Trump on ‘poisoning the blood’ remarks: ‘I never knew that Hitler said it’

WASHINGTON — Former President Donald Trump on Friday defended his recent remarks about immigrants “poisoning the blood” of America, saying he never knew it was language used by Adolf Hitler.

Trump’s assertion that he didn’t know Hitler used similar phrasing in his manifesto, “Mein Kampf,” came after the former president made the comments last weekend, drawing comparisons to the genocidal Nazi dictator — and then repeated the term several more times.

In an interview Friday, conservative radio host Hugh Hewitt asked Trump if he used “poisoning the blood” in the same way Hitler meant it — that Jewish blood cannot be part of German blood.

“No, and I never knew that Hitler said it, either, by the way,” Trump said. “And I never read ‘Mein Kampf.’ They said I read ‘Mein Kampf.’ These are people that are disinformation, horrible people that we’re dealing with. I never read ‘Mein Kampf,'” the former president added.

Asked whether he intended the term to have a racist sentiment, Trump said, “Dear, no.”

“First of all, I know nothing about Hitler. I’m not a student of Hitler. I never read his works,” Trump added. “They say that he said something about blood. He didn’t say it the way I said it, either, by the way, it’s a very different kind of a statement.”

Trump then continued to use the term during the interview with Hewitt, saying it means a certain group of people is ruining the country — echoing how Hitler used the term when speaking about Jews.

“They are poisoning the blood of our country,” Trump said about immigrants. “And I’m not talking about a specific group, and I never read ‘Mein Kampf,’ and I have no idea what Hitler said other than I’ve seen on the news. And that’s a very entirely different thing than what I’m saying. They’re pouring, they’re destroying our country. They’re coming in from every continent, and we have no idea, we have no idea who they are, what they represent. Are they from jails? Are they from prisons? And I will tell you, a big percentage of the people coming in are from prisons and from mental institutions and are terrorists. And we cannot let that … and that is poisoning our country.”

Reached for clarification on the similarities between Trump and Hitler’s uses of the term, Trump’s campaign spokesman, Steven Cheung, said, “President Trump made clear he was talking about the terrorists, criminals, and people from insane asylums crossing the border, which is true since individuals on the terror watchlist and members of transnational gangs have illegally crossed.”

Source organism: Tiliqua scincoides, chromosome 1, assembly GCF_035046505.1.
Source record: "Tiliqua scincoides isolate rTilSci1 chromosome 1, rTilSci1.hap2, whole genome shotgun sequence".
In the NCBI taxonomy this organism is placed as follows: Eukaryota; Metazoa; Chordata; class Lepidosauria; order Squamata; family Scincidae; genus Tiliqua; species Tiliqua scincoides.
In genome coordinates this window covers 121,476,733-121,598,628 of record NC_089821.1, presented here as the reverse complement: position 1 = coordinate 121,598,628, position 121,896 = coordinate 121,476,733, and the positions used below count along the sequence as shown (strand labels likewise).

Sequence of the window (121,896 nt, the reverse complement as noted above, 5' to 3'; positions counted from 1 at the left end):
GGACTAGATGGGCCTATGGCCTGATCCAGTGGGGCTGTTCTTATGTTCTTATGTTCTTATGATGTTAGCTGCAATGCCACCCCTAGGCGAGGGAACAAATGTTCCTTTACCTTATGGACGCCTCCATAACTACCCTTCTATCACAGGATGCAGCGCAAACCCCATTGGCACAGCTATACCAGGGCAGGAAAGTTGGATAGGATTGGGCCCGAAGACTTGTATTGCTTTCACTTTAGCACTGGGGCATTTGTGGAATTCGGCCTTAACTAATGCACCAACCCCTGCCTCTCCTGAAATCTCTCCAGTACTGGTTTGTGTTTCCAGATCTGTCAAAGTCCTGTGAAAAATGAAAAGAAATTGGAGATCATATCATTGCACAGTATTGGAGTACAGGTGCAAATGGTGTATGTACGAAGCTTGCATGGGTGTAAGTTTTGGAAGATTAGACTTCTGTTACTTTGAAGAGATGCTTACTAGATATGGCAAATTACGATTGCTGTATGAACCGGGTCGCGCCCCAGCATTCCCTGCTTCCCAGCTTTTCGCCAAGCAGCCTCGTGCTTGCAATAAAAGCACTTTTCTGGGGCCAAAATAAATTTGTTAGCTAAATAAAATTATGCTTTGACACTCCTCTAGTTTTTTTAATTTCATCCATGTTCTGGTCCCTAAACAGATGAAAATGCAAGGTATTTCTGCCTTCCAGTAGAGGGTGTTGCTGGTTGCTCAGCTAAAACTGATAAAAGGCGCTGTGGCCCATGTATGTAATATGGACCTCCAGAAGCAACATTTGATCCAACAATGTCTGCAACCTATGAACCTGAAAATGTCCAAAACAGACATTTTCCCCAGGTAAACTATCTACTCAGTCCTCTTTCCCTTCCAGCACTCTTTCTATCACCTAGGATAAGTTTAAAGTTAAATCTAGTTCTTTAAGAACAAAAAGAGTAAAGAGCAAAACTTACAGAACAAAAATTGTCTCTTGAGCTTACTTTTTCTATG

The former president’s comments on Friday also extended to children. “And they’re loading up our classes. We’re loading up our classes, our school classes, with children that don’t speak the language,” he said in the interview. “They don’t speak our language, and nobody knows what’s going on. No, we are poisoning our country.”

Trump made similar “poisoning the blood” comments in late September during an interview with a right-leaning website, The National Pulse. But when he again used the term at a campaign event in New Hampshire last weekend, it received more attention and backlash. His opponents quickly compared his remarks to Hitler’s, but Trump used the term again at a campaign event in Iowa a few days later.

He then said it again in a video statement posted to his Truth Social account on Thursday: “Illegal immigration is poisoning the blood of our nation. They’re coming from prisons, from mental institutions, from all over the world. Without borders and fair elections, you don’t have a country. Make America great again. We must win in 2024 or we will not have a nation. Thank you.”

Some Republicans have denounced Trump’s comments this week, as have President Joe Biden’s 2024 presidential campaign and Vice President Kamala Harris.

While Trump says he never read Hitler’s manifesto or other writings, a story published in the September 1990 issue of Vanity Fair reported that Trump’s ex-wife Ivana Trump said he kept an anthology of the Nazi dictator’s speeches in a cabinet by his bed.

Trump told the publication it was his “friend Marty Davis from Paramount who gave me a copy of Mein Kampf, and he’s a Jew.” Davis told Vanity Fair that he did give Trump a book about Hitler, the anthology of speeches, titled “My New Order,” because he thought Trump would find it “interesting.” He also said he is not Jewish.

If I had these speeches, and I am not saying that I do, I would never read them,” Trump told the publication.

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